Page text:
Boise’s geothermal heating system is the largest in the U.S., but experts say its success could be replicated almost anywhere.
In the early 1890s, when Boise, Idaho was booming thanks to a gold rush, a local water company discovered something else east of the city: hot water bubbling up from beneath the Earth’s surface. The company built a wooden pipeline to transport the water to a nearby neighborhood, providing heat for several homes and businesses. This marked the nation’s first geothermal district heating system, which is still in operation today.
Boise, Idaho Off-Grid Buildings
A century later in 1983, Boise developed another—much larger—geothermal district heating system for its downtown. Water from a naturally heated aquifer flows through a series of pipes underneath the city’s streets. The energy drawn from this water heats nearly 100 large buildings, including the city hall, banks, hotels, a convention center, and even the swimming pool at the local YMCA. The system serves a third of the downtown area, equivalent to more than 6 million square feet.
When Boise first installed its downtown heating system nearly four decades ago, “it was a pilot project,” Jon Gunnerson, the city’s geothermal coordinator, tells Next City. “Nobody knew how successful it was going to be.” Today, it is the most prominent and successful example of geothermal district heating in the country. “We’re heating the big buildings downtown, and we see a huge benefit of offsetting the energy that these large buildings would use,” Gunnerson says.
Geothermal energy harnesses the heat stored in rocks underneath the Earth’s surface. The Earth’s inner core is about 10000 degrees Fahrenheit—about as hot as the surface of the Sun—but even a few miles below the surface, temperatures can soar to well above 200 F. A fraction of this heat would be enough to satisfy the world’s energy needs. Although other renewable sources of energy, like wind and solar, have garnered more attention, geothermal energy has an important advantage over them. While solar and wind energy ebb and flow with the conditions, the Earth’s heat doesn’t fluctuate. “It’s always on, always available. It’s a 24/7 resource,” says Amanda Kolker, a geothermal geologist at the National Renewable Energy Laboratory.
Although geothermal energy can be used to generate electricity, Kolker says that it holds more promise for “direct use,” especially district heating. Geothermal electric plants require extremely high temperatures, but district heating systems like Boise’s need only what the geothermal industry calls “low temperature” heat, which is anything below about 300 F. “The distance to [these temperatures], it’s not far; we’re talking a couple of miles deep,” says Gunnerson.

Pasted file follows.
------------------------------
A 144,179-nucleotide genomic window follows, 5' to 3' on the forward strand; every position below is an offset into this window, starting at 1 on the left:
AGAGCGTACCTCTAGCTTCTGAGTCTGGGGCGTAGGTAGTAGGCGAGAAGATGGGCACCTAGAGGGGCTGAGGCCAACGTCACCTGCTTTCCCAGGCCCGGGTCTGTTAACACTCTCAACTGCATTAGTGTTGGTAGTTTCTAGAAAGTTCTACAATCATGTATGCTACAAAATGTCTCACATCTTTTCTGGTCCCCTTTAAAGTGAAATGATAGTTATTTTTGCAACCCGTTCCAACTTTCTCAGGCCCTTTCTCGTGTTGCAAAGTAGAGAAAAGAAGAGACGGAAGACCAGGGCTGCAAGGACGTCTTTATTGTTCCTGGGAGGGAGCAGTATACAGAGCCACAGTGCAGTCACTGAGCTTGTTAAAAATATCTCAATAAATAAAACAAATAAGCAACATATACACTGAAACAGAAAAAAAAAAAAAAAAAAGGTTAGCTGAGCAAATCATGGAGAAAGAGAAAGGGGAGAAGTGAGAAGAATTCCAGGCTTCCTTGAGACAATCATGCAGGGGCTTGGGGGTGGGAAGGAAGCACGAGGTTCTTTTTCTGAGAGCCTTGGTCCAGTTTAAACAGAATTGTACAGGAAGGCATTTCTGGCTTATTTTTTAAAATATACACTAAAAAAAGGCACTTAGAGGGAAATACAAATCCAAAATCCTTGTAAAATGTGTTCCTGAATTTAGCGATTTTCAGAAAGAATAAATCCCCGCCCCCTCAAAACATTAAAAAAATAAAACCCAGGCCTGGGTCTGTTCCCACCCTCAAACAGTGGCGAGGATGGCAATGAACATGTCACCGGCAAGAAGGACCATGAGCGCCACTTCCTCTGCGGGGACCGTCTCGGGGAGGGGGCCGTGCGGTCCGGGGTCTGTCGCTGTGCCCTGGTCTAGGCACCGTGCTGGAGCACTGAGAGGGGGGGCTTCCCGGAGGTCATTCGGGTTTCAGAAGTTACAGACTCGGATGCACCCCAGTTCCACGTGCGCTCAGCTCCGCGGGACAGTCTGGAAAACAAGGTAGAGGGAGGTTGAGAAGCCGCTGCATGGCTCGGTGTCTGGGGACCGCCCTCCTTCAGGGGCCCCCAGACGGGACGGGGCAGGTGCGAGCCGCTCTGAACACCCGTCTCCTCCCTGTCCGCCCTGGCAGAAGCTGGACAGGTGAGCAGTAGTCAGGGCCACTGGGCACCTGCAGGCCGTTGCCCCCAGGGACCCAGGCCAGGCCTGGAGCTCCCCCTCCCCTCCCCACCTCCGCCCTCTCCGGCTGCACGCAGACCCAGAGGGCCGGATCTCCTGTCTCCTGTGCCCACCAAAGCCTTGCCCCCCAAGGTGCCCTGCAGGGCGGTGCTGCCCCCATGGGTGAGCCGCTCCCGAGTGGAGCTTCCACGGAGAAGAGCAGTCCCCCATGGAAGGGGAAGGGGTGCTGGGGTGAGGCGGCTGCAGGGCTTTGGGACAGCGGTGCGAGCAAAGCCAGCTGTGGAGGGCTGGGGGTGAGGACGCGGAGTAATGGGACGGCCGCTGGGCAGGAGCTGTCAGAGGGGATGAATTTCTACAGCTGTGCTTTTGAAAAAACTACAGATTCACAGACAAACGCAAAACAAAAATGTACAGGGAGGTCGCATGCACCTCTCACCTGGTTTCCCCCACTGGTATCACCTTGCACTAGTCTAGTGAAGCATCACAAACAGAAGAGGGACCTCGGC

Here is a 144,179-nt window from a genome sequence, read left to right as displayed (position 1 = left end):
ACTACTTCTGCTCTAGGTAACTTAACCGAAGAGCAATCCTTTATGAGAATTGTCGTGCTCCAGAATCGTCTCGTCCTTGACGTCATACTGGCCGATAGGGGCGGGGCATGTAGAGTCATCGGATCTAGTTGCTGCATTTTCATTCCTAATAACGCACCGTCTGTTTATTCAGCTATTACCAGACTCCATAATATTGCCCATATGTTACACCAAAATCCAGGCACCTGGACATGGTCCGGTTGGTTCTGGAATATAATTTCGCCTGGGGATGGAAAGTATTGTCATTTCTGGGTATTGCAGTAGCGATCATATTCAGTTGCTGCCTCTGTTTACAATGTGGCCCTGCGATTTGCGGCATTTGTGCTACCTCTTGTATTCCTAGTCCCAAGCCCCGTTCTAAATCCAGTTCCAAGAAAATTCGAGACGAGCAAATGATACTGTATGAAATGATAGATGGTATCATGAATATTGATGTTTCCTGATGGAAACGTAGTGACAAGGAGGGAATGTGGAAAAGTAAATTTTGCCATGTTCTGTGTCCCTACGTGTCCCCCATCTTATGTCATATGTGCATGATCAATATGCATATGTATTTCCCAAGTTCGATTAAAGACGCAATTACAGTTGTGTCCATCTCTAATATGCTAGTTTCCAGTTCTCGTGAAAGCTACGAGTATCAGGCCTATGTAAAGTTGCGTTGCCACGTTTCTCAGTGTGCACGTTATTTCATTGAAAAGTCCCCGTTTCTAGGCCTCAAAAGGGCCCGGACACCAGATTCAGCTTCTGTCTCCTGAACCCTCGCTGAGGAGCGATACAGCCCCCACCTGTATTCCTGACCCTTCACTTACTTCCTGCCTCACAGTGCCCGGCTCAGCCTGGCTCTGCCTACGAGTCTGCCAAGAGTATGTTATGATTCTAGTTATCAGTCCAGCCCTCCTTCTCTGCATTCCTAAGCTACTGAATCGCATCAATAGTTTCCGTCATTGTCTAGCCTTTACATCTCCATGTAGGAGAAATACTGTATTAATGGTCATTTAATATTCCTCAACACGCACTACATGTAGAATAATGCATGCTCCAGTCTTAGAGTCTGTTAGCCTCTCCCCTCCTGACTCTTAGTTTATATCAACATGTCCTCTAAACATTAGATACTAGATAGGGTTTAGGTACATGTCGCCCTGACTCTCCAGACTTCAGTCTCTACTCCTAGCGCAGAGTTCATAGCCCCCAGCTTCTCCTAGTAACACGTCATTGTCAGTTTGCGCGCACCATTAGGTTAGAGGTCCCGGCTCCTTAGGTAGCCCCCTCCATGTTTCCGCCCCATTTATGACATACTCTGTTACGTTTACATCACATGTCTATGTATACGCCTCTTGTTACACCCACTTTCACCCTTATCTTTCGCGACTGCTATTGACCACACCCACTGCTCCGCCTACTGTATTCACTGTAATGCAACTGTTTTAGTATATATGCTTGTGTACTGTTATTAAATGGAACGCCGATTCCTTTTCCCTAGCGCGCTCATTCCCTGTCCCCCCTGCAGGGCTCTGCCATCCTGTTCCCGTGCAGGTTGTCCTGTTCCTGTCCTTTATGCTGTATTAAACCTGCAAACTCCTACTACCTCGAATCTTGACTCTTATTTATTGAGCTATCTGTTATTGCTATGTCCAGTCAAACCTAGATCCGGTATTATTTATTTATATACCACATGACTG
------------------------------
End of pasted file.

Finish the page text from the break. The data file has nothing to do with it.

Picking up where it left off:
Boise, for example, has dug three wells, ranging from 400 to 800 feet in depth, to capture water from the aquifer. The water, which has been heated by radioactive rock decay in foothills northeast of the city, is approximately 175 F. Once the water flows through the wells, it is piped to the downtown area, and the buildings connected to the heating system extract about 50 degrees F of heat from the water. Afterwards, the water is injected back into the aquifer, where it is reheated and can later be collected again.
“One thing that always surprises people who come and take a look at our system is the simplicity of it,” Gunnerson says. “Our geothermal program isn’t much more than a sophisticated irrigation system. We just have a small well, and we’ve got a small pump on it. It doesn’t take much energy. It pumps the water out of the ground and runs it through a network of pipes. And we have another pump that’s a little bit larger that injects this water back into the aquifer.”
Boise’s system is entirely renewable. It requires no fossil fuels, and because the water is constantly recycled in the aquifer, the system sustains itself. It is also relatively cheap to operate. Gunnerson says that his annual budget to heat all the buildings is about $750,000. Boise can also connect more buildings without much added cost.
“We’re limiting carbon emissions, we’re providing a sustainable energy, long-term,” Gunnerson says. “We’re also providing local energy, something that doesn’t have to be outsourced from overseas or a long-distance away.”
That’s not to say that it was simple for Boise to install its heating system in the 1980s. At the time, the downtown area had already been developed, so the city had to open up streets and lay down new pipelines to connect buildings to the new heating system. But Gunnerson says that the Boise community was “supportive” of the initiative.